intent. griff, thank you. >> sandra: here we go, another record today. president biden's gas price crisis spiralling out of control. national average reaching a record high of 4.62 cents a gallon. all of this despite the white house emergency oil release of a million barrels a day, and more, that's not the first time. let's bring in fox business correspondent, we thank you the white house for joining us, people want to know the plan. unfortunately, not a clear-cut answer to how they are going to solve this inflation crisis. starting with gas prices. still record highs despite this emergency release. what is going on here? >> essentially not enough supply out there, and that's the problem you would have to attack if you wanted to fix what's happening at the pump and the bad news, sandra, at 4.62, national average for regular, we are five weeks out of 4th of july, the peak of the summer driving season. and i only anticipate the price will continue to climb until then. and let me add one more thing.
this administration loves to attack big oil and they say they are not coming to the table, not pumping more, actually they are. the peak was $13 million a day before the pandemic, we are up to 12 million a day. that's production they don't have to do because of the administration that said they will attack them and put them out of business. they are doing that for the american people. >> sandra: ok, we spoke with adviser to the president, gene sperling on this morning with the national economic council head brian deese from the white house, he joined bill this morning and a bit of what he said about all this. listen. >> we are producing more oil this year than in the first year of the last administration, record amounts of natural gas, exporting record amounts of natural gas and we have worked with the industry to encourage them to increase production even further, a million barrels a day is their commitment by the fall. >> sandra: noting also someone inside the white house who has said out loud that the goal is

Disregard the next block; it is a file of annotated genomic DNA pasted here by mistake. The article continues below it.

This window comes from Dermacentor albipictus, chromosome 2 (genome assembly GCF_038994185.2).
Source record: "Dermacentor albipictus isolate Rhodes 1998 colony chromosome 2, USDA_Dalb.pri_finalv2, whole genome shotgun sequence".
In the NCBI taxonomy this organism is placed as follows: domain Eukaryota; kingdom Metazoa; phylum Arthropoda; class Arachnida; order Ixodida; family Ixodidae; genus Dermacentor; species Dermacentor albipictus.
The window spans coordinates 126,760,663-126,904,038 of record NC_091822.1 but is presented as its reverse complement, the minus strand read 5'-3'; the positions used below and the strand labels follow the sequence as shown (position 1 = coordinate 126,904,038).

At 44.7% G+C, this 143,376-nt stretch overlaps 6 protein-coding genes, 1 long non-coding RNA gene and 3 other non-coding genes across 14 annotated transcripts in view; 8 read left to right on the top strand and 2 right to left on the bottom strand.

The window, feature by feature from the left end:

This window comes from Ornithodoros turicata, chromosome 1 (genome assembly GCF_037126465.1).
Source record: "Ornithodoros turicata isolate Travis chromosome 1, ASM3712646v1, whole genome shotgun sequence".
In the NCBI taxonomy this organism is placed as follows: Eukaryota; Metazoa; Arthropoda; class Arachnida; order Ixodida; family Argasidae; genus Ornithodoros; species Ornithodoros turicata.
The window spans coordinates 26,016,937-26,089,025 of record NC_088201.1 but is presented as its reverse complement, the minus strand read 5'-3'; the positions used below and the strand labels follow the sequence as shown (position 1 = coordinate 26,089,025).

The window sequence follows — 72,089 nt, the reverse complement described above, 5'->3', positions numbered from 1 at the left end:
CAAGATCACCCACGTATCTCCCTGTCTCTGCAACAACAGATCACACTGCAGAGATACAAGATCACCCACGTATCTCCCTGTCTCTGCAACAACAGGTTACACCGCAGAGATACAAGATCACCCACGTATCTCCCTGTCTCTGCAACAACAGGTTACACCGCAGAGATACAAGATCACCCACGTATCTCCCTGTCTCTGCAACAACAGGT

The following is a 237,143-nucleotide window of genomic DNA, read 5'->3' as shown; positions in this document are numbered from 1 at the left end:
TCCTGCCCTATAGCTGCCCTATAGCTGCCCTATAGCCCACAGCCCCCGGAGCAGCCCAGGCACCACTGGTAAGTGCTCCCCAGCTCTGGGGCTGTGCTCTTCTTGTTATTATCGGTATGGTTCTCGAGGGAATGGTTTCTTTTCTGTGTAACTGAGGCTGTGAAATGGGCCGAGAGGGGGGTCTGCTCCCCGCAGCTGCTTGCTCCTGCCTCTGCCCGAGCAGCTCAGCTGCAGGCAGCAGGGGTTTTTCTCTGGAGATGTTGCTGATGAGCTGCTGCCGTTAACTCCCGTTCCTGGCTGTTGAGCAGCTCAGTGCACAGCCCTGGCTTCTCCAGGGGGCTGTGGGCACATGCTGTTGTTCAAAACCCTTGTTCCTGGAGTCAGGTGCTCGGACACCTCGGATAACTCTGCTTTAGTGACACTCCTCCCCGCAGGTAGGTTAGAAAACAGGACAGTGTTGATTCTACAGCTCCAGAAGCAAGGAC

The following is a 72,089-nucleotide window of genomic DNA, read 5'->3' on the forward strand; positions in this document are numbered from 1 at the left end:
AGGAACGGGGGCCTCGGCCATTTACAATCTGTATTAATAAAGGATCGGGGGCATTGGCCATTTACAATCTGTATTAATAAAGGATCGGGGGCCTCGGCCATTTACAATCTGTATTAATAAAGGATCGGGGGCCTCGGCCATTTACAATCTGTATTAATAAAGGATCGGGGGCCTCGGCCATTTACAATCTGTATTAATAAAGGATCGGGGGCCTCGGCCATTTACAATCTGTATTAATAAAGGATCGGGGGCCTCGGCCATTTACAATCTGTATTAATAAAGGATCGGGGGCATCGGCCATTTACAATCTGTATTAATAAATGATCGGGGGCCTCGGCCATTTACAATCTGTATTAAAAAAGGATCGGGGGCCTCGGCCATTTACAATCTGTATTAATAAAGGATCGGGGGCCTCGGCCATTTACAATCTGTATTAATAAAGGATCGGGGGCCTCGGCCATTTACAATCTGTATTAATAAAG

to go to 0 use of fossil fuels, he's now touting increased production at this time of sky high prices. >> what he's not telling you, only part of the story. part of the story, we have increased production since the pandemic, yes, but not near where we could be under president trump, we could be pumping 15 or 16 million barrels, so 12 is the best you are going to get and that's why the prices are high. >> sandra: inflation at a 40-year high, it's not an easy solution, many are asking whether we should have gotten here in the first place. some early warnings on inflation, we noted them from larry summers, steve ratner and others. they were raising the red flag for such a long time before this became a major problem.
the blame has been shifted, it's now most recently exacerbated, if you read president biden's piece this morning by the putin invasion of ukraine. fair to say prices did go up after that happened but they were on the way up. >> absolutely. what vladimir putin did and smart, with respect to his own agenda, and invade ukraine and where gas prices have gone. the problem started when the administration attacked oil and gas, we had supply chain shortages, labor issues. this is all stuff the oil industry in this country has to deal with, too. they have to pay people more to operate rigs. they have to wait for parts coming in from china to make sure the rigs are safe, for example. so, they are dealing with the same struggles everybody else is on top of it and administration saying we want to switch to a green policy and everybody should be driving an electric